A common synonym for a Unix shell, or for the interface any computer program presents, is an environment. An environment is typically a collection of concepts that expresses the things a computer does in terms designed to be understandable and coherent, and a look and feel that is comfortable.
For example, your desk at work is an environment. Concepts involved in desk work usually include memos, phone calls, letters, forms, etc. The tools on or in your desk that you use to deal with these things include paper, staples, envelopes, pens, a telephone, a calculator, etc. Every one of these has a set of characteristics that express how you use it; such characteristics range from location on your desk or in a drawer (for simple tools) to more sophisticated things like which numbers the memory buttons on your phone are set to. Taken together, these characteristics make up your desk's look and feel.
You customize the look and feel of your desk environment by putting pens where you can most easily reach them, programming your phone buttons, etc. In general, the more customization you have done, the more tailored to your personal needs -- and therefore the more productive -- your environment is.
Similarly, Unix shells present you with such concepts as files, directories, and standard input and output, while Unix itself gives you tools to work with these, such as file manipulation commands, text editors, and print queues. Your Unix environment's look and feel is determined by your keyboard and display, of course, but also by how you set up your directories, where you put each kind of file, and what names you give to files, directories, and commands. There are also more sophisticated ways of customizing your shell environment.
The most basic means of customization that the Korn shell provides are these:
There are also more complex ways to customize your environment, mainly the ability to program the shell, which we will see in later chapters. In this chapter, we cover the techniques listed above.
While most of the customizations obtainable with the above techniques are straightforward and apply to everyday Unix use, others are rather arcane and require in-depth technical knowledge to understand. Most of this chapter concentrates on the former. Because we want to explain things from the perspective of tasks you may want to perform, rather than that of the specific features of the Korn shell, a few little details may fall through the cracks (such as miscellaneous options to certain commands). We suggest you look in Appendix B for this type of information.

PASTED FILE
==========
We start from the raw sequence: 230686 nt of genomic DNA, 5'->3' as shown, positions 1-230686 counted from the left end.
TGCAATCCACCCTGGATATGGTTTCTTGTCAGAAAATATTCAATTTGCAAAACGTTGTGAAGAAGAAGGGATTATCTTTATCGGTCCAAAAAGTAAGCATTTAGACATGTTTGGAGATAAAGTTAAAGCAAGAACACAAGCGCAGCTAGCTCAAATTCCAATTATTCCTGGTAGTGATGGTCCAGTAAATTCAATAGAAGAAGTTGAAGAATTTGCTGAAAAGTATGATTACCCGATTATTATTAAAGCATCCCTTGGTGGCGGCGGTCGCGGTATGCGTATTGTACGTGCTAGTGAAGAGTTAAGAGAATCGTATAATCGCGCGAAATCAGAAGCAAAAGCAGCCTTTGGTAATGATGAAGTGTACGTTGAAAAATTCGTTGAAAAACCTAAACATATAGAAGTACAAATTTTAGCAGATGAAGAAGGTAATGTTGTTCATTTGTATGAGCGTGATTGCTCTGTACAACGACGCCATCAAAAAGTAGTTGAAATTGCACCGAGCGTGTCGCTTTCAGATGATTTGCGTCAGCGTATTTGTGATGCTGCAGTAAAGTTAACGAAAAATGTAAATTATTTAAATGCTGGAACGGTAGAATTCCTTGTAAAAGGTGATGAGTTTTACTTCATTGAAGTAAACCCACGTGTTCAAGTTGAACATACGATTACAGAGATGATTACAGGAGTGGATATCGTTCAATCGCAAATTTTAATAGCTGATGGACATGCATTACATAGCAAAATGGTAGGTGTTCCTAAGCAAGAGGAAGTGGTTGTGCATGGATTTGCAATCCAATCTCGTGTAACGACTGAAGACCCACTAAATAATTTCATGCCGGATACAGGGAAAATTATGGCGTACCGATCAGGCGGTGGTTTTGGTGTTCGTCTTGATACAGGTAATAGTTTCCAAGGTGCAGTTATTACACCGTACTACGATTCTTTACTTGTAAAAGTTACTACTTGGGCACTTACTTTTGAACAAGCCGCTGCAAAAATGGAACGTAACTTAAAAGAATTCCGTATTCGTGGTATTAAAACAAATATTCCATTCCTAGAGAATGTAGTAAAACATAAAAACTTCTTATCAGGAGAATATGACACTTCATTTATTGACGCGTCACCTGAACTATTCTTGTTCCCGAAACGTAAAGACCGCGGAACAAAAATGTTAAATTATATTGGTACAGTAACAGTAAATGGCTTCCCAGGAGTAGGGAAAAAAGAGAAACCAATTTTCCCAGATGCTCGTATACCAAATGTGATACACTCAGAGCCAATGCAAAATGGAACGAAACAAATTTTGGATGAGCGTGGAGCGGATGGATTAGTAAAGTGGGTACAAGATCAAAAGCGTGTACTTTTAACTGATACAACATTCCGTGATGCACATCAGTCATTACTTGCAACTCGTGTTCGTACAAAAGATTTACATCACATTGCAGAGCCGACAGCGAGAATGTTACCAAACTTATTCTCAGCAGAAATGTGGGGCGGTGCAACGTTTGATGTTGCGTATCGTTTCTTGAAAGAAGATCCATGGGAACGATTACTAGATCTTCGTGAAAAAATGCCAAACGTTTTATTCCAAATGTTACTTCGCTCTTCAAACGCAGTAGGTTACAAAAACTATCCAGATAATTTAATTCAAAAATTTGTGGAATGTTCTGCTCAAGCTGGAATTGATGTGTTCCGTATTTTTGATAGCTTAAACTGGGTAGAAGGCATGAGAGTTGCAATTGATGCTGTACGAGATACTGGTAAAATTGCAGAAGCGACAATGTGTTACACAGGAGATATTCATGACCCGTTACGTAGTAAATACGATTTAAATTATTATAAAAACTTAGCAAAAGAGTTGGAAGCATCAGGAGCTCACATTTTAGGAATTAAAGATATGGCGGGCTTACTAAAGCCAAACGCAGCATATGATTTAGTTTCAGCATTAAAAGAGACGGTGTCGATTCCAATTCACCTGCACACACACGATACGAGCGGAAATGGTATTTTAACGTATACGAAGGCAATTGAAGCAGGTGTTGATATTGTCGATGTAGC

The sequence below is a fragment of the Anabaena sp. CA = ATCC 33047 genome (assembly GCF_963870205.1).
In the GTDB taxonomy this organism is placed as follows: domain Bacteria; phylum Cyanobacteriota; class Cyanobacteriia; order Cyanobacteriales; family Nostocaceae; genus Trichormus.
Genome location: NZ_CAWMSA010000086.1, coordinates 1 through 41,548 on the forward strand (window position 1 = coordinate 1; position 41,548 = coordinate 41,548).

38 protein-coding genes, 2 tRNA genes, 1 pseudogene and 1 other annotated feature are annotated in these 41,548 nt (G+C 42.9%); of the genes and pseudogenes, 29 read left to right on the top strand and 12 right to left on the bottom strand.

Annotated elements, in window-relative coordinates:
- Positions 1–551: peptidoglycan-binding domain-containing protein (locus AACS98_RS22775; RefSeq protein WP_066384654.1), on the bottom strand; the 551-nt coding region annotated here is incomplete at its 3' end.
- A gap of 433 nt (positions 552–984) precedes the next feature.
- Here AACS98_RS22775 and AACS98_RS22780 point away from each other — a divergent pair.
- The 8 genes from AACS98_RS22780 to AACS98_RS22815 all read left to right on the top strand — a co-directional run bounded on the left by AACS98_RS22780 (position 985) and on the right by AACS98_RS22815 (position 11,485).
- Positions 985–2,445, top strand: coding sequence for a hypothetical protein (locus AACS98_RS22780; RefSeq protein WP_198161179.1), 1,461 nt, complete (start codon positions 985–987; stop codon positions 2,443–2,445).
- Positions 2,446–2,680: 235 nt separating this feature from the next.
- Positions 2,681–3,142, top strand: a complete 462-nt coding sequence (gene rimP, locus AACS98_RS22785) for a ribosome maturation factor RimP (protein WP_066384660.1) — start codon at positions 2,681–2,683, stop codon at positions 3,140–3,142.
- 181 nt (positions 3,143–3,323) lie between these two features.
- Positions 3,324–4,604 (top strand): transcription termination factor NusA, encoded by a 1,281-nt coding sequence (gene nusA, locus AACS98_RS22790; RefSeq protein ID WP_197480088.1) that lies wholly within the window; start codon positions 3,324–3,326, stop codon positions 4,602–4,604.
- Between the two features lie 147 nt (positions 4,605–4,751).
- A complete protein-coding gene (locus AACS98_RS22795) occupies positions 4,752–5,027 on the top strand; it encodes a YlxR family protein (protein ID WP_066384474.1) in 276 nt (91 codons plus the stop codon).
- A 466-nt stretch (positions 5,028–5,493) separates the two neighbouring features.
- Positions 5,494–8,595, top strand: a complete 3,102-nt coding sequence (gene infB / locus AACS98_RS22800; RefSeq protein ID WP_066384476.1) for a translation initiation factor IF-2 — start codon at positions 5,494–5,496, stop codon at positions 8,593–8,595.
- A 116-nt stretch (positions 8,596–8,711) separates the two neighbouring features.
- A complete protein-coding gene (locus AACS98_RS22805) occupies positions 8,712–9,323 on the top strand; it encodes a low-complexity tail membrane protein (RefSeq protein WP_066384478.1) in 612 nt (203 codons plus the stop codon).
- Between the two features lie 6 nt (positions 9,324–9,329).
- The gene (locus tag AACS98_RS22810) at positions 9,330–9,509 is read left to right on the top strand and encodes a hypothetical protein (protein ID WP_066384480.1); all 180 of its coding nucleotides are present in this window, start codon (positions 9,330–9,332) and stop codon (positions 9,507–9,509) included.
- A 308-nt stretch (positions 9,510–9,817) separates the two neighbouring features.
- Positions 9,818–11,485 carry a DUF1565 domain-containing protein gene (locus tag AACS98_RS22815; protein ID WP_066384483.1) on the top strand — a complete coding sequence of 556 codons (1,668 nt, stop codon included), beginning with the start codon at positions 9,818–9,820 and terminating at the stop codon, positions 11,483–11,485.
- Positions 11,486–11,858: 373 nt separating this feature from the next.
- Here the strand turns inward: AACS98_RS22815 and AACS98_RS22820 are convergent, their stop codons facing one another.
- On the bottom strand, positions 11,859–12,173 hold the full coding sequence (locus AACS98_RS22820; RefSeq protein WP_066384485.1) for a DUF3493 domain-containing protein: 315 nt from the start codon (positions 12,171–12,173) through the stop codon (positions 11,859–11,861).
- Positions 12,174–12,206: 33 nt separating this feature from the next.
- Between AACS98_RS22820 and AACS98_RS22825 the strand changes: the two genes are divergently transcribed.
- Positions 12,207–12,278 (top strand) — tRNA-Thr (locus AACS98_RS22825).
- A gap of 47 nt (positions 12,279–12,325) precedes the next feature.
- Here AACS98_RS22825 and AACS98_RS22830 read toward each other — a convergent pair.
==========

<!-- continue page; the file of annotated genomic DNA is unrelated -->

If you want to customize your environment, it is most important to know about a file called .profile in your home (login) directory. This is a file of shell commands, also called a shell script, that the Korn shell reads and runs whenever you log in to your system.
If you use a large machine in an office or department, the odds are good that your system administrator has already set up a .profile file for you that contains a few standard things. This is one of the "hidden" files mentioned in Chapter 1; other common hidden files include .xinitrc (for the X Window System), .emacs (for the GNU Emacs editor), and .mailrc (for the Unix mail program).
Your .profile, together with the environment file that we discuss towards the end of this chapter, will be the source of practically all of the customizations we discuss here as well as in subsequent chapters. Therefore, it is very important for you to become comfortable with a text editor like vi or Emacs so that you can try whatever customization techniques strike your fancy.
Bear in mind, however, that if you add commands to your .profile, they will not take effect until you log out and log back in again, or type the command login. Of course, you need not immediately add customization commands to your .profile -- you can always just test them by typing them in yourself. (Be sure you test your changes though: it is possible to set things up in your .profile such that you can't log back in! Test your changes before logging out, by logging in again, perhaps from a new window or virtual console.)
 This has the same effect as logging out and logging in again, although it actually replaces your login session with a new one without explicitly terminating the old session.
If you already have a .profile, it's likely to contain lines similar to some of these:
PATH=/sbin:/usr/sbin:/usr/bin:/etc:/usr/ucb:/local/bin: stty stop ^S intr ^C erase ^? EDITOR=/usr/local/bin/emacs SHELL=/bin/ksh export EDITOR
These commands set up a basic environment for you, so you probably shouldn't change them until you learn about what they do -- which you will by the end of this chapter. When you edit your .profile, just put your additional lines in afterwards.
Every user has a personal .profile file in the home directory. While your system administrator may have provided you with an initial .profile file when your account was first set up, you are free to customize it as you see fit.
There is an additional, system-wide, customization file known as /etc/profile. If this file exists, the Korn shell reads and executes it as the very first thing it does, even before reading your personal .profile file. This is where your system administrator places commands that should be executed by every user upon login, and where he or she places system-wide defaults, such as adding extra directories to the PATH variable (which, as you will see later in this chapter, tells the shell where to look for programs to run).
It pays to be aware of this file, since it may have settings in it that you might wish to override in your own .profile file. (At least, once you understand what it's doing!) If the file exists, it will be readable and will contain shell commands in it, just like your .profile. It may be worthwhile to peruse the version on your system; you may learn something that way.
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